Laura Lippman is most recently the author of Life Sentences.
Condition of Mr. Segundo: Frightened of sleazy and opportunistic biographers.
Author: Laura Lippman
Subjects Discussed: Cassandra Fallows vs. Kathryn Harrison, writers with peculiar personalities, the memoir dictating the memoirist, Hegelian synthesis, the Quarter Pounder and Proustian comparisons, philosophical modifiers, the inauthentic self, stereotypes of NPR listeners, book smart vs. people smart, satire and gentle fun, shaking the “serious is better” notion, Thomas Pynchon, being true to voice, the problems with the word “ballsy,” writing effrontery, Janet Maslin’s overanalysis of Life Sentences, the value of the red herring, the benefits of found opportunities, the problems with plans, Portnoy’s Complaint, creating deflections for the reader, the Oz books and the Nome King, Philip Roth’s Zuckerman, overworking sentences, the joys of dashes, Emily Dickinson, smarmy memoirs, reading the entire book aloud at 40 pages per day, writing a book a year, following instructions, William Gibson, editing as “deboning a fish,” Lippman’s work ethic as a saving grace, racist perceptions, generalizations, and the older generation in Baltimore, the fallibility of memory, the purpose of memoir, Ann Patchett’s Truth and Beauty, making stuff up, basing a novel on true crime, the ethics of taking from real-life stories, responding to email, investigative journalism and amateurism, faking it, and losing sight of the victims over the course of fiction or investigation.
EXCERPT FROM SHOW:
Correspondent: You have, of course, Callie-ope — Calliope — and Cassandra. I read Janet Maslin’s review in the New York Times and she seemed to be really hung up on the notion that this represented some Greek mythology. But when I read your book, I immediately said to myself, “Oh! Well, this is a very funny red herring to throw the reader off.” Just as the dates that precede each particular section have no significant meaning, or very little meaning, on the narrative. And I’m wondering if little red herrings along these lines are intended to either see if the critics of the Janet Maslin streak are going to latch onto them or whether they represent a way for you to obtain this level of “just doing it” that you just described in your last answer.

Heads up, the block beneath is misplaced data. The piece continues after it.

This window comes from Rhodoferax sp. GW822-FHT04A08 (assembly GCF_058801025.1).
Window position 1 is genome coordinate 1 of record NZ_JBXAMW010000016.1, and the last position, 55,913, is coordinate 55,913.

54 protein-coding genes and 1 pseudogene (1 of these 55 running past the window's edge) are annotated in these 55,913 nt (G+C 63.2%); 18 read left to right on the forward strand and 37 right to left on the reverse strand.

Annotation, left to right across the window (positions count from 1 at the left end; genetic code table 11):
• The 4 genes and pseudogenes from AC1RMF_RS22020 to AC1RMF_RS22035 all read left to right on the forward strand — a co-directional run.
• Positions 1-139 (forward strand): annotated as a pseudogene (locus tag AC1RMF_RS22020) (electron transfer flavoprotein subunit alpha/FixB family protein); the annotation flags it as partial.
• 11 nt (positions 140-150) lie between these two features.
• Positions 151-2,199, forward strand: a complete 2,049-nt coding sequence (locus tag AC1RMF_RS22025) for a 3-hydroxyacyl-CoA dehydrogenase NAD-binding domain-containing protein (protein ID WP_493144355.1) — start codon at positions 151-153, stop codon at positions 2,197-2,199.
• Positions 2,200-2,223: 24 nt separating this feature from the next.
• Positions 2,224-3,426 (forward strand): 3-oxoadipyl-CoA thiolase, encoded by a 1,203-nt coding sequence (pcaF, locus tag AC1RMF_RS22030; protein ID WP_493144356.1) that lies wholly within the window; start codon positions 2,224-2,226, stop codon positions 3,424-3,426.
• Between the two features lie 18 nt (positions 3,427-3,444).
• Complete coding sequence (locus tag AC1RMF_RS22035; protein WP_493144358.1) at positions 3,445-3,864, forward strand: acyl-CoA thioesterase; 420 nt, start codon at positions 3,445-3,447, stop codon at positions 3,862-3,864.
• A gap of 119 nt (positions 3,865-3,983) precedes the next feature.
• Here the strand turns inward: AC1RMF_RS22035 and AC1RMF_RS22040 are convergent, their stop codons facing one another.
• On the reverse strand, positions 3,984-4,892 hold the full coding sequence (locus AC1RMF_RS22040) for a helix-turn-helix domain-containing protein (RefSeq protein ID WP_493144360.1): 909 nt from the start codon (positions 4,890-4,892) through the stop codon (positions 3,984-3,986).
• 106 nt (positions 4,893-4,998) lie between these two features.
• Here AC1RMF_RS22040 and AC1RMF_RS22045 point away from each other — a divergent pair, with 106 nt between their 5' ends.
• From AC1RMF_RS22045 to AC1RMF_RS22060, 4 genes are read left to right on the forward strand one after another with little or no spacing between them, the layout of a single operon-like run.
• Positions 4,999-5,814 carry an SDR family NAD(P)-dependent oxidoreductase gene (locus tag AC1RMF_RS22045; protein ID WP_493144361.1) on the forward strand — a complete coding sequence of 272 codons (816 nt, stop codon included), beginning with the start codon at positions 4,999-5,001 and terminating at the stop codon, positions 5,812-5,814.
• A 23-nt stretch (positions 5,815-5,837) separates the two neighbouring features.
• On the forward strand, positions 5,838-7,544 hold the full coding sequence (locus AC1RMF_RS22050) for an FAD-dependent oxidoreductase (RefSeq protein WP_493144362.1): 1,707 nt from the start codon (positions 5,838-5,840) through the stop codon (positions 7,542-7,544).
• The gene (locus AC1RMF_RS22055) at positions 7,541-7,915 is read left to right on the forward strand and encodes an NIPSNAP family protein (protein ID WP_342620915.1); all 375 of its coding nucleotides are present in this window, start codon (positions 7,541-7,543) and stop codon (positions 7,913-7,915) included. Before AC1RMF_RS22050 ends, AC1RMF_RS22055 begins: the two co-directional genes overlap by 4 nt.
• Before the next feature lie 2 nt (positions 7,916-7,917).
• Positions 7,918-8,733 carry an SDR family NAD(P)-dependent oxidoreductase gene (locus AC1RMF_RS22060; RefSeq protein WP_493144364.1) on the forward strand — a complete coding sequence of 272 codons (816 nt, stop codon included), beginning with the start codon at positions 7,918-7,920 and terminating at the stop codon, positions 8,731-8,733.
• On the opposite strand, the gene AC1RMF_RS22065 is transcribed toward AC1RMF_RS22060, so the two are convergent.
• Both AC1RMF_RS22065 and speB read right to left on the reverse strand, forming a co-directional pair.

Lippman: It is true that both Cassandra and Calliope show up in the narrative, show up in my writing, with their names attached to them. I did not sit down and schematically design a story in which, yes, I will create two characters named after classic figures of Greek mythology. Cassandra was Cassandra. And then I realized her father was a Classics professor, and I began to think he would have conveyed. And Calliope was just always Calliope. There’s a certain Baltimore-ness to it. But I’m a really big believer in found opportunity. And sometimes writers create their own found opportunities. So it’s an accident that the two main characters of this novel have these names that have a lot of resonance. But I’m okay when people then see the resonance and point it out. It’s like someone at a painting and focusing on a detail that might not have been the intent. But it’s in there. It is there.
My belief is that if one is overly schematic in writing, it will feel a little stale and airless. So on the one hand, I’m delighted that people come to this and say, “Oh! Cassandra and Calliope. There’s all this significance.” Well, there is for them. They found it and it affects the way they read the story. And that’s great. At the same time, I think that if I had had a plan, I think the novel would have a really contrived feeling to it. I think it would feel kind of pedantic. One of the things I didn’t plan. You know, it just comes out. You’re writing. I write trying to think about who is this person and what would they be doing and what would they be thinking at this moment. And there’s a scene in which Cassandra has sex with someone who she’s really been yearning for. And because Cassandra can’t turn her head off ever, she’s thinking and thinking. And for some reason, she starts thinking about Leda and the Swan. Which if people are really paying attention, and they’ve seen the bit about Portnoy’s Complaint in the book, that’s very important in Portnoy’s Complaint. So Cassandra, whether she knows or not, is actually channeling that book that she read as a kid, which she remembers seeing in her father’s house.
So I’m writing this. And, you know, I don’t remember every line of Leda and the Swan! And, by the way, although I’m pretty well versed in Greek mythology, I didn’t remember that Leda gave birth to Cassandra. I didn’t remember that. So I go back and I read the poem and I just think, “Oh my god. That’s hilarious!” And if I had planned it. If I had been writing to that moment steadily for days and days — “Oh, I can’t wait until the moment in which Cassandra evokes her namesake’s mother. Via Yeats in bed.” — I think it would have felt a little off.